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Here are some sad facts:

  • 51 % of children in the UK do less than 1 hour of physical activity a day[1] and spend less time outside each day than free-range chickens or prisoners[2].
  • The number of overweight kids in the USA has tripled since the 1980s with 17 % now in the obese category[3], spending just 30 minutes playing outside a day compared to an average of 7 hours in front of a screen a day.

Studies show that:

  • Cases of Rickets, once a problem for poverty stricken Victorians, have sored as children spend less and less time outdoors soaking up precious vitamin D from the sun[4].
  • Research has shown that children with ADHD are much more able to concentrate after contact with nature[5]. All children show signs of reduced stress and an increased sense of calm after just a few minutes in a green space[6].

So everyone knows that kids are spending less time outdoors than ever before.  Sedentary, indoor lifestyles are now the norm as our children’s lives become dominated by technological devices that keep their eyes glued to a virtual world on a screen – blinkered from the natural world around them.

So what can we do to help them gain a sense of curiosity about the world around them? How can we persuade them to put down the ipad or games console and step outside the front door? How can we encourage them to be kind to the environment and feel passionate enough to protect it for generations to come?

I’m no expert, I’m just a concerned and interested mum, but here are 7 things I do with my little wild one in an attempt to drag her away from the screen and (I hope) help her to make a life-long connection with nature:

1. Adopt a special place

Find a natural spot together and visit it often. Notice any small changes each time you are there – the colours of the leaves, new buds and flowers, the feel of the ground under foot after a rainfall… Say ‘hello’ to the trees each time you visit and feel the texture of the bark as they become familiar friends. Protect your special place from harm by collecting litter and treading carefully when you visit.

2. Teach them to nurture nature

Give your child sole responsibility for the care of a plant. It could be a row of carrots in your veg pot, a shrub in the back garden or even a pot-plant on a window ledge if you don’t have much outdoor space. Show them how to water, feed and protect the plant and they will see how it thrives with a little bit of love and attention. Let’s hope that by encouraging them to be gentle and nurturing toward nature at a young age we are ensuring that we have a next generation of little wild ones to protect our beautiful planet.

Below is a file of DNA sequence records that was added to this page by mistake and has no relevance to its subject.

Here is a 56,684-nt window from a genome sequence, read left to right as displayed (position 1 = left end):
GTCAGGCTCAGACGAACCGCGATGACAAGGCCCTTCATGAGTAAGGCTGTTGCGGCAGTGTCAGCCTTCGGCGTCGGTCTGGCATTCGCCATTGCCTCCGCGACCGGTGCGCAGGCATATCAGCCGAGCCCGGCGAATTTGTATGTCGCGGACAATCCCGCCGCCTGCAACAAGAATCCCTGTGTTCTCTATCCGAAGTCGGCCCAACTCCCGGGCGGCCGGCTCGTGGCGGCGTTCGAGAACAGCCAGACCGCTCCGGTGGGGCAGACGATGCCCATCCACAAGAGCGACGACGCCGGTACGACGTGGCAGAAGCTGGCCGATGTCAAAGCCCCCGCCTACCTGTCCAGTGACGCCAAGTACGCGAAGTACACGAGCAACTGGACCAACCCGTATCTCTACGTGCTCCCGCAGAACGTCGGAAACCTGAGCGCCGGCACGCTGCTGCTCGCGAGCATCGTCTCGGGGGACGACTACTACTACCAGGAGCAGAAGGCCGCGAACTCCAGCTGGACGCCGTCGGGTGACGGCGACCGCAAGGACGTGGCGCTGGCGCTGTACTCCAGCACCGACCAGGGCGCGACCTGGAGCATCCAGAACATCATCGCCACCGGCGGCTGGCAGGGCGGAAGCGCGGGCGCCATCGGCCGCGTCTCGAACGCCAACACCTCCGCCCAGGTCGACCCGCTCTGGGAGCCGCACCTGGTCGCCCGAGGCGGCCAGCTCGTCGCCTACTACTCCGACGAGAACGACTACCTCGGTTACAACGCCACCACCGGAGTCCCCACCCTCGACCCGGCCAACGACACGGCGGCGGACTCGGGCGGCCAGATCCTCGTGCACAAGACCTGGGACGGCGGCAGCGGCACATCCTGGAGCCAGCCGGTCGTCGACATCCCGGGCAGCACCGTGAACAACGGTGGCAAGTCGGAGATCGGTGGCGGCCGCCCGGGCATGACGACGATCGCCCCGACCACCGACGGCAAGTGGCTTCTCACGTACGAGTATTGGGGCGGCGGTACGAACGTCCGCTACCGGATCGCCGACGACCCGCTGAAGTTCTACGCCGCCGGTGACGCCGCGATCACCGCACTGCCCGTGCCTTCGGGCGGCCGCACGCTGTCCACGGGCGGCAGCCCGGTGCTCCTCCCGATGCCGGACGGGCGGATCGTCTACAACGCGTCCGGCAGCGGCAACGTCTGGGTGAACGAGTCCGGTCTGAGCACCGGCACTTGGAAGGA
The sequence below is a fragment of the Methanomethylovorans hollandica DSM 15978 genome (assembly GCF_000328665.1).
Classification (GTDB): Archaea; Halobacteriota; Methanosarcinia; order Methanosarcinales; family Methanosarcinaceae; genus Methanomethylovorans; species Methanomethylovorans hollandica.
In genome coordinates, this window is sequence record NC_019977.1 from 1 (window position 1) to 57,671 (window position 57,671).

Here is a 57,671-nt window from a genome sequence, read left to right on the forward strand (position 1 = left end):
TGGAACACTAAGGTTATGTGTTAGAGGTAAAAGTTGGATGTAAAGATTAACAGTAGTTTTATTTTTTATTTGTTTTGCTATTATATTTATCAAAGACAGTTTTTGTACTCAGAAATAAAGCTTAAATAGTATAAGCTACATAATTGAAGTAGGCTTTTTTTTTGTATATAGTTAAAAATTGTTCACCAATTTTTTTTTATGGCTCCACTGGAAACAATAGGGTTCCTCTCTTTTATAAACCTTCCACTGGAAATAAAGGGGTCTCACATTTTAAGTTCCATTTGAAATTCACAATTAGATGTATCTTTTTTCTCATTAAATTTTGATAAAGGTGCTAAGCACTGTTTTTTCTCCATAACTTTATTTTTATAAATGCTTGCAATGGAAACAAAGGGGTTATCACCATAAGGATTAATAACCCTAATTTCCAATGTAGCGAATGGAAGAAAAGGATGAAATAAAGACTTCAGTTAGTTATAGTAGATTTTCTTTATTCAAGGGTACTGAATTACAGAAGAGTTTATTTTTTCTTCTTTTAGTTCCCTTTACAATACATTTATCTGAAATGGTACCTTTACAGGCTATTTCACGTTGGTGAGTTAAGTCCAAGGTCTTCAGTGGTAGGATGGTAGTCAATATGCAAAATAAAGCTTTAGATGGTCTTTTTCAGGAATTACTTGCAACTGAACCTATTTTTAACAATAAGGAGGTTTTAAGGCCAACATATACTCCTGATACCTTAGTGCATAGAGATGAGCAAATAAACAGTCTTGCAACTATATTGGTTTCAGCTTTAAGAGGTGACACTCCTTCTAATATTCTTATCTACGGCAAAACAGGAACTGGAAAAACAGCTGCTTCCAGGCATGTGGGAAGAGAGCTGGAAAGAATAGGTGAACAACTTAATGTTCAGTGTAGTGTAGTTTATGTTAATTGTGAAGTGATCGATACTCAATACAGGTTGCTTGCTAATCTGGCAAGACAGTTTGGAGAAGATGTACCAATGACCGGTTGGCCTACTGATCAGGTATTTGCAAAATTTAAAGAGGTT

say hello to the trees

3. Take an explorer’s notebook on outings

Suggest that your child captures a walk in nature by recording the new things they see. Make sketches, jot down ideas for stories, take bark rubbings, keep a tally of the wildlife you see. Add photos when you get home to bring the explorer’s notebook to life.

nature table

4. Create a nature table

Behave like a squirrel and collect little keepsakes from your walks and outings. Gather pine cones, fallen leaves, pebbles and sticks and set up a nature table at home where your kids can display their natural treasures and show them off proudly to friends. Arrange your finds by colour, texture, season or by memories of special places you have been together. Teach them to collect responsibly – only taking things that have fallen to the ground. Leave plenty behind to become important habitats for insects, or food for wildlife or simply to be absorbed back into the earth.

5. Pretend you are a…

Rabbit, a fox, a bird of prey, a tiny mouse or a centipede. Find a natural habitat and decide what you would eat, where you would hide and who your friends/enemies might be. Go wild and pretend to be your chosen creature for a while!

Looking after the veg

6. Play with natural materials

Awaken the senses and make hands-on connections with nature. Get mucky with mud-pies, find buried treasure in a sandpit and drop stones into a bucket of water. Make works of art from piles of leaves, build log towers and wiggle toes in the earth. Worry about the mess later…

7. Fire up little imaginations

I’m not easily defeated by the weather, but some days you just have to give in. However much you love your kids, being trapped in the house all day with a loud and active toddler is enough to make you scream and certainly calls for some emergency indoor-play ideas. Where better to turn to for inspiration than storybooks. Be transported to far away places where wild adventures are waiting to happen. Start off with reading stories together, then have a go at creating your own. Where are going? What animals will you see? What should you wear? Warning: you might end up turning your house upside down as you create a jungle in your dining room or a mountain range on your sofa!

Here are some of our family favourites:

The Snail and the Whale (Julia Donaldson)

Where the Wild Things are (Maurice Sendak)

The Enchanted Wood (Enid Blyton)

Stick Man (Julia Donaldson)

We’re Going on a Bear Hunt (Michael Rosen and Helen Oxenbury)

A First Book of Nature (Nicola Davies)







[5]Taylor et al. 2001 positively impacts on the effects of ADHD.pdf


Nicky Temple

Nicky Temple

Nicky works in the museums sector and is a trained archaeologist and horticulturalist. She lives in the UK with her Swiss husband and 3 year-old daughter. In her spare time she writes a blog about ‘growing a green family’ and inspiring her daughter to become a nature-loving little wild one!